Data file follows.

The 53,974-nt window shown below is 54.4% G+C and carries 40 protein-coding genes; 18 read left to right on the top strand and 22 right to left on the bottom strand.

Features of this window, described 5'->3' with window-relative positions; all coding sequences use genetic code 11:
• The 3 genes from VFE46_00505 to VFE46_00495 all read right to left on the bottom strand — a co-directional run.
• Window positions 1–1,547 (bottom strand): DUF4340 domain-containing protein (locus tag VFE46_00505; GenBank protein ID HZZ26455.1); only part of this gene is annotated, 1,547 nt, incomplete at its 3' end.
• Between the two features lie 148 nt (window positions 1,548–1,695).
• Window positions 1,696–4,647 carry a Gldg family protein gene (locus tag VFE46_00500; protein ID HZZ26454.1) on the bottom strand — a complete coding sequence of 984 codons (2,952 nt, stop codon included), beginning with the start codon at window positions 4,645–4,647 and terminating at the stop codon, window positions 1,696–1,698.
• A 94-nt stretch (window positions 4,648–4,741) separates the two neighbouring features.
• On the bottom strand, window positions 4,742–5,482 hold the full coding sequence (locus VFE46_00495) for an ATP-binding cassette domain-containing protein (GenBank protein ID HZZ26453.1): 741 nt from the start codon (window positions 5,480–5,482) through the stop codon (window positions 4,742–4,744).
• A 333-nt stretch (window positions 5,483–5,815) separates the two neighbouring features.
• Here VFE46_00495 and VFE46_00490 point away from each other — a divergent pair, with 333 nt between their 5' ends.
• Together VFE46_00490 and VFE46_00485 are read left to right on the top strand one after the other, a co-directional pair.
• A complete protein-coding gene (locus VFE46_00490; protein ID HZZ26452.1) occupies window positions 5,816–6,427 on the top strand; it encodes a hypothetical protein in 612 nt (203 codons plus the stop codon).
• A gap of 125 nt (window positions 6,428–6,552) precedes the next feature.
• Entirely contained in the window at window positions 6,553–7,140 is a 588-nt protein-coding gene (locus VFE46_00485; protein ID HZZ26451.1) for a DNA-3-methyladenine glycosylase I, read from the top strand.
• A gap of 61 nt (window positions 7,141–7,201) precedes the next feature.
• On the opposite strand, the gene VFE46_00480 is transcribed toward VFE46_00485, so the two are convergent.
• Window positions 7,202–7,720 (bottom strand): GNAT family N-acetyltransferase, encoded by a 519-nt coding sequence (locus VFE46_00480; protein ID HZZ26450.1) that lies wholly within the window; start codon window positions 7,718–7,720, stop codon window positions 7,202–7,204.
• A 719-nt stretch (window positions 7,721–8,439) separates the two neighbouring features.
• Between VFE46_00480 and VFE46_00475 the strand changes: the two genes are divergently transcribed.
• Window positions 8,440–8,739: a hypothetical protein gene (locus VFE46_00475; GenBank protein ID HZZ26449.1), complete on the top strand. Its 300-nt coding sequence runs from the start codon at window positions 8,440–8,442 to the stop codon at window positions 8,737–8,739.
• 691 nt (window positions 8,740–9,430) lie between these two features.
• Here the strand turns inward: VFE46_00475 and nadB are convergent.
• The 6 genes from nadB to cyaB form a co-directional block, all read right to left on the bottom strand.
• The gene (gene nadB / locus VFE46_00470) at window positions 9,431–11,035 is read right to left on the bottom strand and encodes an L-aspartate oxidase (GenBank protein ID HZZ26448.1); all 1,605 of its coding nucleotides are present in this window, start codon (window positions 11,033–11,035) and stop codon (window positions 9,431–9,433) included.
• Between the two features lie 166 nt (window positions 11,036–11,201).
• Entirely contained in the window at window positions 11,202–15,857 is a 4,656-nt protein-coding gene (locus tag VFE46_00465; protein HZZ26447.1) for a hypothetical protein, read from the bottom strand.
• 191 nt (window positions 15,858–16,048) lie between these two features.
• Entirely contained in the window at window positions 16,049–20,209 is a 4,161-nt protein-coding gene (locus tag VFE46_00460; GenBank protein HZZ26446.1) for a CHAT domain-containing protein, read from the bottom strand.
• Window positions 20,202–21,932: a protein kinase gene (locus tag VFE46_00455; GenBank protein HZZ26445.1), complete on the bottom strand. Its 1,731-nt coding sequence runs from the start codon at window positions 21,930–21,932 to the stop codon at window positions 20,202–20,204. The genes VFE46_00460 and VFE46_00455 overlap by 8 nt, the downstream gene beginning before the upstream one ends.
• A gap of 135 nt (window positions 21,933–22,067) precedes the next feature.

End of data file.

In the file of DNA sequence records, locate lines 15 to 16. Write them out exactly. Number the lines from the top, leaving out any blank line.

• A gap of 61 nt (window positions 7,141–7,201) precedes the next feature.
• On the opposite strand, the gene VFE46_00480 is transcribed toward VFE46_00485, so the two are convergent.